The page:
Several days a week, the couple collect abandoned shopping carts. They scavenge public spaces, along streets, in parks, down arroyos and deliver them all to their rightful owners, sometimes several a day. None get away. They’ve roped carts out of arroyos, dug them out of mud and out of trash heaps.
Thanks, George and Jean, but keep Wednesdays open.
Donald Trump has said that he could shoot someone on Fifth Avenue and get away with it. So far, he’s been correct in saying that. But now he’s trying to kill the American election by instituting lawsuits where he is losing. Let’s not let him get away with it.
Joe Biden is winning. Trump is losing. That makes him a loser.
I invite you to join me in recognizing that there is a wide range of emotions within each of us that we can select from at any given time, and we have the ability to choose a peaceful road, no matter outer appearances.
Regardless of political beliefs, someone will win, someone will lose and each of us will be required, by the very nature of life, to have a response. I am choosing to visualize peace, acceptance, unity and, community, and will even adhere to the cockamamie notion that love will always guide us and lead us to the right path.
Yes, there is much that needs to improve, negativity abounds and there is the very real possibility of unrest. Yet I prefer to declare that violence is not a given, each of us is able to decide how we will respond. I have found, through innumerable difficult circumstances, that when I manage to embrace the notion of harmony and working together, I find the outcome can be surprisingly beautiful, in spite of what my fear wants to convince me to react to. Best wishes to us all.
May the end of the virus come soon, may our hearts remember the love available and may we reach out to our neighbors in care. I have seen it work and know that by joining forces it can work again.
Part of the solution
One year ago, some 11,258 global scientists published a letter on the climate. “Scientists have a moral obligation to clearly warn humanity of any catastrophic threat. ... We declare, with more than 11,000 scientist signatories from around the world, clearly and unequivocally that planet Earth is facing a climate emergency.”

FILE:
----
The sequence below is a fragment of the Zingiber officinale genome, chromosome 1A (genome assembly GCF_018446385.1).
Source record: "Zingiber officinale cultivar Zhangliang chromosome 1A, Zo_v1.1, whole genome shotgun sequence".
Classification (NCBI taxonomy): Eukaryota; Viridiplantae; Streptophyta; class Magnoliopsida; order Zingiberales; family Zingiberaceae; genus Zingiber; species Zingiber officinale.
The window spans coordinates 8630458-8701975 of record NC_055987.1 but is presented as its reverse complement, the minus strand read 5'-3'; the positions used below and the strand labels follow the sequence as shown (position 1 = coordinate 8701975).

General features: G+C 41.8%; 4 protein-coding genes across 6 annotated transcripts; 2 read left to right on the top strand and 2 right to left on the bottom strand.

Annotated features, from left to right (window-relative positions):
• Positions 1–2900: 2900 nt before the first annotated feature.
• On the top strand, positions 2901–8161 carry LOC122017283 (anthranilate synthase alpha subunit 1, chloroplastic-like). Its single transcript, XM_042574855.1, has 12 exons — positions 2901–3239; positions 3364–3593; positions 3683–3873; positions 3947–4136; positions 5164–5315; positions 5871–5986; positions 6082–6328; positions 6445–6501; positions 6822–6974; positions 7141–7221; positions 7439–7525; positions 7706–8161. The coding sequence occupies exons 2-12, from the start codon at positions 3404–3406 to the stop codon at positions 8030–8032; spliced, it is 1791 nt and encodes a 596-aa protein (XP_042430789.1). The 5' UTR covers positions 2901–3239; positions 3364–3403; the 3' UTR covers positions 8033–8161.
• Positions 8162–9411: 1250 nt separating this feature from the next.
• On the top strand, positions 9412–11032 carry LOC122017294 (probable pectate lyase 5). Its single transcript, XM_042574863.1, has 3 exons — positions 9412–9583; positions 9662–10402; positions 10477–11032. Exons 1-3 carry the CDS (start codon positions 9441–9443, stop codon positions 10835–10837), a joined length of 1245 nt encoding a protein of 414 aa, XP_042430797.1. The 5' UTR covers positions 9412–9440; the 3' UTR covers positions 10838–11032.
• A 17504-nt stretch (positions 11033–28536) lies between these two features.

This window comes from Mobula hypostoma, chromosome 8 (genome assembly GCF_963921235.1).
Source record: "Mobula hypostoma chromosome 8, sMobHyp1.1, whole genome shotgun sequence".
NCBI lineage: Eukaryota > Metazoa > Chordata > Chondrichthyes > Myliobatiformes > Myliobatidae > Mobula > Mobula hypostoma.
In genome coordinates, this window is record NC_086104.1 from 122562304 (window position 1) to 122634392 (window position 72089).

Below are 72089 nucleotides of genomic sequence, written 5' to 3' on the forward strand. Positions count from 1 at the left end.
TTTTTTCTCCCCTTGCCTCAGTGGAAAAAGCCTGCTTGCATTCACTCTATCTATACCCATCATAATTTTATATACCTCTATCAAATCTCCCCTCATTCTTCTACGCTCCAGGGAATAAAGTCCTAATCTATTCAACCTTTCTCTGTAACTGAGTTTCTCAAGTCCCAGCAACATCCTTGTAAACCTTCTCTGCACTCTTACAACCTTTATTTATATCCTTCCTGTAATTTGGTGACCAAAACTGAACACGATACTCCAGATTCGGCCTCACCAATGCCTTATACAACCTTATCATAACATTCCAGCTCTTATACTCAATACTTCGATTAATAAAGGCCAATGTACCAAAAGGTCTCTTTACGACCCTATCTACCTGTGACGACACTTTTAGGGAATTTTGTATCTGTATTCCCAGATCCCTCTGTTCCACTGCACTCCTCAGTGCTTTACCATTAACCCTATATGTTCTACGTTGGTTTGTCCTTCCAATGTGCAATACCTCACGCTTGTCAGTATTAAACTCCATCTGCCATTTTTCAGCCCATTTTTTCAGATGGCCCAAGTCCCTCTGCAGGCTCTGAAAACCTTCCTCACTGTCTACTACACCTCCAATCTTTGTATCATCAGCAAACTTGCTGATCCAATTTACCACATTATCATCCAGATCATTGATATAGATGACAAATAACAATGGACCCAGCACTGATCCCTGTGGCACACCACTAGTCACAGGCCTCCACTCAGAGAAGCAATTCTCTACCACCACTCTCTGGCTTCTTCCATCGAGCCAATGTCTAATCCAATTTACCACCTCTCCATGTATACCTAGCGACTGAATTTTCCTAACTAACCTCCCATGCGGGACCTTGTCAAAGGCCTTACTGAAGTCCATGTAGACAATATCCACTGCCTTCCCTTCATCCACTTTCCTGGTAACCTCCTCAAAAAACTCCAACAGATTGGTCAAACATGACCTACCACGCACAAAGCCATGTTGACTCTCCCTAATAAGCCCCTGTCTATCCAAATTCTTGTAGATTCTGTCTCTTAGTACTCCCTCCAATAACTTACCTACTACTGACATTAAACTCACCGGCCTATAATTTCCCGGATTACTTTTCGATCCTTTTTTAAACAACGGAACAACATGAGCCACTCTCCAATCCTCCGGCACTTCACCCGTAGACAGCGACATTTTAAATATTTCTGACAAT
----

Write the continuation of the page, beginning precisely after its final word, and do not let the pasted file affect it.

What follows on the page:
This ends the debate about the science. It is certain and identifies a “catastrophic threat.” COVID-19 and the election have reacquainted us with collective trauma. Let’s skip the whining, denying and finger-pointing and get right to: What is my part in the solution? Then do it. Hint: Lower your CO² footprint — a lot.
An animal distraction
Here’s something we can all agree on: Pets are great. This National Animal Shelter Appreciation Week, let’s take a moment to support those who care for cats, dogs and other animals as they await for a forever home.
Local shelters do great work providing care to animals, often on a shoestring budget. And they generally don’t get much money — if any — from national groups with those well-known tear-jerking ads. There are around 14,000 shelters and rescue groups in the U.S. that take in over 6 million pets each year, and they need your support to do this important work.
Adopting a new furry friend is always the most helpful choice. But if adoption isn’t an option for you, consider volunteering or donating funds. The shelters — and animals — will appreciate it.
Stay safe, wear your mask and vaccinate.